A New Bill In The Fight Against Violence: Introducing The Central American Women And Children Protection Act Of 2019
For the past year, IJM’s Washington team has been in dialogue with legislators for the past year about increasing protection in Central America for vulnerable women and children. And now, after months of conversation, we are seeing progress towards relief for people suffering in the Northern Triangle region through new legislation in Congress.
In May, Republican and Democratic lawmakers in the House and Senate introduced a new bill, the Central American Women and Children Protection Act: H.R. 2836 in the House and S. 1781 in the Senate. We are thrilled that our dream of a new funding stream to build capacity to deter violence against women and children and bring perpetrators to justice is becoming a reality.
While immigration has been a very divisive issue in American politics, it appears that lawmakers are nonetheless ready and willing to work together on some of the “push factors” that contribute to the large numbers of Central Americans crossing into the United States.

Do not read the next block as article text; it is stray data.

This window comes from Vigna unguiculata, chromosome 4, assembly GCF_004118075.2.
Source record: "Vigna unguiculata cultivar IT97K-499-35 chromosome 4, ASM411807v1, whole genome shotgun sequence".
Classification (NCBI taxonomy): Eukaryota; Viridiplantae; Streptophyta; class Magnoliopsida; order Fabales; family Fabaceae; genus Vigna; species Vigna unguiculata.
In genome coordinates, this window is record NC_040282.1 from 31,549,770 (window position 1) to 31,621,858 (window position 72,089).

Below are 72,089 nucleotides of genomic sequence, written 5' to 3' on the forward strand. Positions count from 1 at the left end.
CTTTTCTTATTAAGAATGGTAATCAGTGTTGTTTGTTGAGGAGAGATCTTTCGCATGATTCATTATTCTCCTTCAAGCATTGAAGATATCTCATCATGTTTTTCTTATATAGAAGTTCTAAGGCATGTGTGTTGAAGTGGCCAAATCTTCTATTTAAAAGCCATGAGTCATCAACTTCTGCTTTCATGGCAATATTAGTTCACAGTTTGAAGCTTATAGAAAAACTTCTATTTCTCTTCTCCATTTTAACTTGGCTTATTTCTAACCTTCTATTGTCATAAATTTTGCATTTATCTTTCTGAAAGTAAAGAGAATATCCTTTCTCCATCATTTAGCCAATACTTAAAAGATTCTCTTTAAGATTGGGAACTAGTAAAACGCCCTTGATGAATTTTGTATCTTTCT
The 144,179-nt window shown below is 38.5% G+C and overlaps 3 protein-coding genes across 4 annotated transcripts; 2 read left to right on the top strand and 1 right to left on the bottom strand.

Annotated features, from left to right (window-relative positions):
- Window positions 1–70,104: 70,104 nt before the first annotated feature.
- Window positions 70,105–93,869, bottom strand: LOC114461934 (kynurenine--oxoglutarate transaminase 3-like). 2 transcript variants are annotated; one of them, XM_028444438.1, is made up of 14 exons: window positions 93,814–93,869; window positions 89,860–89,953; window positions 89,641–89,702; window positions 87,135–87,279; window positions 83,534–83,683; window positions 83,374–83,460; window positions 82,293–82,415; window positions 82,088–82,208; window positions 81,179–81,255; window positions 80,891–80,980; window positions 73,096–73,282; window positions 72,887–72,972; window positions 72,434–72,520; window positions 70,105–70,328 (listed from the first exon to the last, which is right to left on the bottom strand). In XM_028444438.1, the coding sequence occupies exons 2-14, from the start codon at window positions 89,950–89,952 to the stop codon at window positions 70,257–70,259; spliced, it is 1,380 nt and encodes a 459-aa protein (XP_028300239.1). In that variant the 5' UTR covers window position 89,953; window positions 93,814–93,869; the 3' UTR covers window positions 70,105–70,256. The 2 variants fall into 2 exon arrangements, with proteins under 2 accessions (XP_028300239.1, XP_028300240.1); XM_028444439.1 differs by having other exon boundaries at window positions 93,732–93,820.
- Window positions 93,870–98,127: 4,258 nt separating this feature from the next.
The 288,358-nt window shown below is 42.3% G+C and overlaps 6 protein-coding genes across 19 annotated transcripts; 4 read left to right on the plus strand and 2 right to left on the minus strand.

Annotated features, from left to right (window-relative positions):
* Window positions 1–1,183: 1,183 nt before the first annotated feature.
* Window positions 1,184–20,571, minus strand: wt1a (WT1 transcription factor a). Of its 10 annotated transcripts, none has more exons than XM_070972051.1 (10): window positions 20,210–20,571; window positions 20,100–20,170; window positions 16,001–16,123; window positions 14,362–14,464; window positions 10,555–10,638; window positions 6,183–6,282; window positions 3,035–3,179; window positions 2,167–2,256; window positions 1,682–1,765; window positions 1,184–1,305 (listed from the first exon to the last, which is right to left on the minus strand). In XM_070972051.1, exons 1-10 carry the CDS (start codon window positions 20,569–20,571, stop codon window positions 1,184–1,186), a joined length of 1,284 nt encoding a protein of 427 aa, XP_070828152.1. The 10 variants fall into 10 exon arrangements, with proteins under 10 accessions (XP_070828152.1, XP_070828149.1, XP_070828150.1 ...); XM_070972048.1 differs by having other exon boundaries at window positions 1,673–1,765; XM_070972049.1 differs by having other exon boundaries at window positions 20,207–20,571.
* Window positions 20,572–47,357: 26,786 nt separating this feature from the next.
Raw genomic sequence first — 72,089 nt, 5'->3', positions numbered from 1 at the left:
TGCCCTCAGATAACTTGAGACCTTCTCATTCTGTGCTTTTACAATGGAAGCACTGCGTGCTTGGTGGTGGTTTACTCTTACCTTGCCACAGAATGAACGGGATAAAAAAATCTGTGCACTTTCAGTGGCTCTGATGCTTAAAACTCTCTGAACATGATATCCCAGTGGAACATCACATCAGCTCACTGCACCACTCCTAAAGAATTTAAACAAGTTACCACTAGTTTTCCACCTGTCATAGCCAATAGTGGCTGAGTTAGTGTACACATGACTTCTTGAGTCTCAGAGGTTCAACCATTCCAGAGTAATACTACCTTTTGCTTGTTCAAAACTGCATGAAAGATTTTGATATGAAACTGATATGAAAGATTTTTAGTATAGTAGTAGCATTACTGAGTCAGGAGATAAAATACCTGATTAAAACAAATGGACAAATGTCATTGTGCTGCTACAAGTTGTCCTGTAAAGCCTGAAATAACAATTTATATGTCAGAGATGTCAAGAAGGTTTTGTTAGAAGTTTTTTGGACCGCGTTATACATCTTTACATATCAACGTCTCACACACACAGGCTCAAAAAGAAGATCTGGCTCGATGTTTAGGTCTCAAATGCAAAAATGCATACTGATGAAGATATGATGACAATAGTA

Excitingly, the House has already passed this bill as an amendment to a larger piece of legislation (United States-Northern Triangle Enhanced Engagement Act). On July 15, this bill passed the House of Representatives unanimously. Just months after the start of this legislative campaign, we are seeing momentum build in Congress and we are hoping to see something similar take place in the Senate in the late summer and fall of 2019.
A few highlights of the legislation appear below.
The bill authorizes the Secretary of State to enter into agreements with the governments of El Salvador, Guatemala, and Honduras to be known as “Women and Children Protection Compacts.”
- The Senate bill authorizes $10 million per year over the next 3 years and the House bill authorizes $20 million for the same time period.
- This legislation will make significant change possible in the fight against violence in the Northern Triangle.
- Deterring migration by making homes and communities safer
- Increasing safe access by women and child survivors of violence to aftercare services
- Enhancing the performance, will and capacity of justice system officials to respond to crimes of violence against vulnerable people.